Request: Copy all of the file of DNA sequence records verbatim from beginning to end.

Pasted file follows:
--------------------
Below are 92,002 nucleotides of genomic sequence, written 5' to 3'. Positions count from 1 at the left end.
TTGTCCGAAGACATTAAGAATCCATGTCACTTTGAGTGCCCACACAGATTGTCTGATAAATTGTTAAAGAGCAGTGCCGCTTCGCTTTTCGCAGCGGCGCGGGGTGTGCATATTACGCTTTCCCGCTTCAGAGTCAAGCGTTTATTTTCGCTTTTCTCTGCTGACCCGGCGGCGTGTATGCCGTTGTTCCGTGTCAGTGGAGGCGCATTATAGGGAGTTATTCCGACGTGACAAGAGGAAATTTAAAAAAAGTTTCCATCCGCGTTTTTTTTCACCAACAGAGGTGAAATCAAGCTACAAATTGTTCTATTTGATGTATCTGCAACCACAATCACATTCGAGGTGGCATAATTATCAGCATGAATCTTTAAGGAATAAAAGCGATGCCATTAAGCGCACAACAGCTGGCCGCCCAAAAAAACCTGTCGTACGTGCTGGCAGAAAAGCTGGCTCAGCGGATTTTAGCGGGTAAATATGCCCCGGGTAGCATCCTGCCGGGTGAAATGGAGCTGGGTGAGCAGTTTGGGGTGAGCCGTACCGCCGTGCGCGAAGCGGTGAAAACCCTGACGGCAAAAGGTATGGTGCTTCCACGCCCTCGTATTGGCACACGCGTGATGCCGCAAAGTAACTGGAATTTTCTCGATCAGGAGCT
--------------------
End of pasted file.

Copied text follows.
Below are 92,002 nucleotides of genomic sequence, written 5' to 3'. Positions count from 1 at the left end.
TTGTCCGAAGACATTAAGAATCCATGTCACTTTGAGTGCCCACACAGATTGTCTGATAAATTGTTAAAGAGCAGTGCCGCTTCGCTTTTCGCAGCGGCGCGGGGTGTGCATATTACGCTTTCCCGCTTCAGAGTCAAGCGTTTATTTTCGCTTTTCTCTGCTGACCCGGCGGCGTGTATGCCGTTGTTCCGTGTCAGTGGAGGCGCATTATAGGGAGTTATTCCGACGTGACAAGAGGAAATTTAAAAAAAGTTTCCATCCGCGTTTTTTTTCACCAACAGAGGTGAAATCAAGCTACAAATTGTTCTATTTGATGTATCTGCAACCACAATCACATTCGAGGTGGCATAATTATCAGCATGAATCTTTAAGGAATAAAAGCGATGCCATTAAGCGCACAACAGCTGGCCGCCCAAAAAAACCTGTCGTACGTGCTGGCAGAAAAGCTGGCTCAGCGGATTTTAGCGGGTAAATATGCCCCGGGTAGCATCCTGCCGGGTGAAATGGAGCTGGGTGAGCAGTTTGGGGTGAGCCGTACCGCCGTGCGCGAAGCGGTGAAAACCCTGACGGCAAAAGGTATGGTGCTTCCACGCCCTCGTATTGGCACACGCGTGATGCCGCAAAGTAACTGGAATTTTCTCGATCAGGAGCT